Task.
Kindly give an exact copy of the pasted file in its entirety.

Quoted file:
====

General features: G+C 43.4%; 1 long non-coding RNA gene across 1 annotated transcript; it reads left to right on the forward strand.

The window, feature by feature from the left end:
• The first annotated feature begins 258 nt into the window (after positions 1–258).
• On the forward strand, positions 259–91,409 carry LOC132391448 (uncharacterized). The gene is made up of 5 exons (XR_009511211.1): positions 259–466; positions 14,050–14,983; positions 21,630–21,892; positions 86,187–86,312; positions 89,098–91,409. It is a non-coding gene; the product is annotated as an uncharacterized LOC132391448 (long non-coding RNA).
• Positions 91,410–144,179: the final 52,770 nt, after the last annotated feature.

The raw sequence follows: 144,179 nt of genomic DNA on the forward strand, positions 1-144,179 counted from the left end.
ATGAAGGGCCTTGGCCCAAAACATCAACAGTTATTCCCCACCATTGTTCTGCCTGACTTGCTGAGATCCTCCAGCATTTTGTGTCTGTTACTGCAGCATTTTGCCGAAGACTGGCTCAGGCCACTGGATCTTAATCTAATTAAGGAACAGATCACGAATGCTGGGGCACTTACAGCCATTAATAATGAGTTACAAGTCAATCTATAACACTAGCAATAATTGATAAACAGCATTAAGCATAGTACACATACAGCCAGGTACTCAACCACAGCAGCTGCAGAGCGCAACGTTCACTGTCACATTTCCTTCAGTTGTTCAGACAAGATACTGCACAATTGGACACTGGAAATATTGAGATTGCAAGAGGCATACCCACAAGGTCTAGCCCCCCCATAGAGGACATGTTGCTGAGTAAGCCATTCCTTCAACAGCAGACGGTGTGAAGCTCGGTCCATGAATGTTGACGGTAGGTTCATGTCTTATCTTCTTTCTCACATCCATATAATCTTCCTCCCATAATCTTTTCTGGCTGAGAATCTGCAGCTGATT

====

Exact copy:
General features: G+C 43.4%; 1 long non-coding RNA gene across 1 annotated transcript; it reads left to right on the forward strand.

The window, feature by feature from the left end:
• The first annotated feature begins 258 nt into the window (after positions 1–258).
• On the forward strand, positions 259–91,409 carry LOC132391448 (uncharacterized). The gene is made up of 5 exons (XR_009511211.1): positions 259–466; positions 14,050–14,983; positions 21,630–21,892; positions 86,187–86,312; positions 89,098–91,409. It is a non-coding gene; the product is annotated as an uncharacterized LOC132391448 (long non-coding RNA).
• Positions 91,410–144,179: the final 52,770 nt, after the last annotated feature.

The raw sequence follows: 144,179 nt of genomic DNA on the forward strand, positions 1-144,179 counted from the left end.
ATGAAGGGCCTTGGCCCAAAACATCAACAGTTATTCCCCACCATTGTTCTGCCTGACTTGCTGAGATCCTCCAGCATTTTGTGTCTGTTACTGCAGCATTTTGCCGAAGACTGGCTCAGGCCACTGGATCTTAATCTAATTAAGGAACAGATCACGAATGCTGGGGCACTTACAGCCATTAATAATGAGTTACAAGTCAATCTATAACACTAGCAATAATTGATAAACAGCATTAAGCATAGTACACATACAGCCAGGTACTCAACCACAGCAGCTGCAGAGCGCAACGTTCACTGTCACATTTCCTTCAGTTGTTCAGACAAGATACTGCACAATTGGACACTGGAAATATTGAGATTGCAAGAGGCATACCCACAAGGTCTAGCCCCCCCATAGAGGACATGTTGCTGAGTAAGCCATTCCTTCAACAGCAGACGGTGTGAAGCTCGGTCCATGAATGTTGACGGTAGGTTCATGTCTTATCTTCTTTCTCACATCCATATAATCTTCCTCCCATAATCTTTTCTGGCTGAGAATCTGCAGCTGATT